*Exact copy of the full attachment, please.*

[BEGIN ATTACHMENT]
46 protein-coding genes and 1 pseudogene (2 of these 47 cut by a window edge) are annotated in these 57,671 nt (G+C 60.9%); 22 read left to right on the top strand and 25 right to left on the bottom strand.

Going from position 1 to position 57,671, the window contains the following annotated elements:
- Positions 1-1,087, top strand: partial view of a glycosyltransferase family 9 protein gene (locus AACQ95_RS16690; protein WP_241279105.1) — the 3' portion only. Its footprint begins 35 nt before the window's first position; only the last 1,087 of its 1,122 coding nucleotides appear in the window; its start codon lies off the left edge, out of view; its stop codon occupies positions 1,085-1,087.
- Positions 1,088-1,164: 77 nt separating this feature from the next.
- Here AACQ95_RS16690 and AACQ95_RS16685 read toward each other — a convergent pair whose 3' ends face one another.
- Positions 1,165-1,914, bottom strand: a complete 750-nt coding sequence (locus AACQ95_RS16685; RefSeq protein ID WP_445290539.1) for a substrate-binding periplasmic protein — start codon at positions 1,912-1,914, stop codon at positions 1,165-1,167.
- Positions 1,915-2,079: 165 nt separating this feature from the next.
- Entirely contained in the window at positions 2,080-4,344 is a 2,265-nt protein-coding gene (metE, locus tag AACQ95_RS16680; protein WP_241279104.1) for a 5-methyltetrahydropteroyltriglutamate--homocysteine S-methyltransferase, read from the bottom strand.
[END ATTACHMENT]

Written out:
46 protein-coding genes and 1 pseudogene (2 of these 47 cut by a window edge) are annotated in these 57,671 nt (G+C 60.9%); 22 read left to right on the top strand and 25 right to left on the bottom strand.

Going from position 1 to position 57,671, the window contains the following annotated elements:
- Positions 1-1,087, top strand: partial view of a glycosyltransferase family 9 protein gene (locus AACQ95_RS16690; protein WP_241279105.1) — the 3' portion only. Its footprint begins 35 nt before the window's first position; only the last 1,087 of its 1,122 coding nucleotides appear in the window; its start codon lies off the left edge, out of view; its stop codon occupies positions 1,085-1,087.
- Positions 1,088-1,164: 77 nt separating this feature from the next.
- Here AACQ95_RS16690 and AACQ95_RS16685 read toward each other — a convergent pair whose 3' ends face one another.
- Positions 1,165-1,914, bottom strand: a complete 750-nt coding sequence (locus AACQ95_RS16685; RefSeq protein ID WP_445290539.1) for a substrate-binding periplasmic protein — start codon at positions 1,912-1,914, stop codon at positions 1,165-1,167.
- Positions 1,915-2,079: 165 nt separating this feature from the next.
- Entirely contained in the window at positions 2,080-4,344 is a 2,265-nt protein-coding gene (metE, locus tag AACQ95_RS16680; protein WP_241279104.1) for a 5-methyltetrahydropteroyltriglutamate--homocysteine S-methyltransferase, read from the bottom strand.